Aires is proud to have participated in the Douglass Day transcribe event celebration of Black History Month. Sponsored by the Aires Cultural Collective Employee Resource Group, led by chairperson, Diana Murcia, and organized by Erica Weinberg.

More than 20 Aires employees participated in this year’s transcription event with over 7000 participants in 110 sites virtually. Some Aires employees could not make the scheduled meeting but were able to provide transcription assistance in their own time on that day.

The Douglass Day project is a collective action for Black History Month. It is celebrated every February 14th in honoring Frederick Douglass. Mr. Douglass was a leader of the abolitionist movement that sought to end the practice of slavery before and during the Civil War. His life was one of continual pushing for equality and human rights.

Each year, the Douglass Day organization hosts a virtual crowd sourcing transcription event, this year on the works of Mary Ann Shadd Cary. Mary Ann Shadd Cary (1823-1893) was an activist, journalist, teacher, intellectual and lawyer. Shadd Cary was one of the earliest Black women to found and edit a newspaper, attend law school, and serve as a Civil War recruiter. She grew up in the strong Black communities of Delaware and Philadelphia before immigrating to Canada. After the American Civil War, she moved to Washington, D.C. Across all these places, Shadd Cary worked endlessly to empower and educate Black people in the United States and Canada through her public writing and speaking, editing, suffrage activist, and community organizing.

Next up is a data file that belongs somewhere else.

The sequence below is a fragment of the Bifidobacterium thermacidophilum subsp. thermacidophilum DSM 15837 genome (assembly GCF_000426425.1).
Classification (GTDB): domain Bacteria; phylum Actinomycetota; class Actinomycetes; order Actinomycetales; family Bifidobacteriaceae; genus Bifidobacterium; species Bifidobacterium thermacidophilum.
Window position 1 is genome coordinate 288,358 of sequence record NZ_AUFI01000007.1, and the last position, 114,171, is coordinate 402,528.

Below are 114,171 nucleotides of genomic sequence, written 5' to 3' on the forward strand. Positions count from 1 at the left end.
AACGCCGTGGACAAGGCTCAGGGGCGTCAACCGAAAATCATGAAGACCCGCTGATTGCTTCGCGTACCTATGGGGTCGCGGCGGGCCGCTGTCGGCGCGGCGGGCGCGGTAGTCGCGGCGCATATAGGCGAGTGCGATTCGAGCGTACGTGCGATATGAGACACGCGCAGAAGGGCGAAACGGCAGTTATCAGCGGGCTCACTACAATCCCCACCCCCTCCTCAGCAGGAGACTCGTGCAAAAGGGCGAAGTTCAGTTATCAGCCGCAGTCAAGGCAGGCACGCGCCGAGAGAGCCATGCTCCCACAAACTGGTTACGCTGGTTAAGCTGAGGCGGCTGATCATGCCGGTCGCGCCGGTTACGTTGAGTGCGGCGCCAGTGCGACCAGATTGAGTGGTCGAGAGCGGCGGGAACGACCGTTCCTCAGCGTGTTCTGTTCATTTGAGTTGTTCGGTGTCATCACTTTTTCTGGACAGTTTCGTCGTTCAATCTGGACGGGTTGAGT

Aires employees loved the event:

“Really interesting event for sure!”– Eric Kizina

“Very touching letter indeed! I think it is awesome that Aires had the opportunity to help transcribe and preserve those contents.” – Joy Williamson

“I came across this heartful letter Mary Ann Shadd Cary wrote to (I’m assuming her parents) and it really touched me. To think of what she had to give up in her fight for equality. Also, I couldn’t help but think that this type of cursive writing will be forgotten soon, and how honored I am to help in a very small way to preserve the contents for future generations. “ – Kaitlin Porter

You can re-watch the full livestream on YouTube or participate in transcribing at the website.




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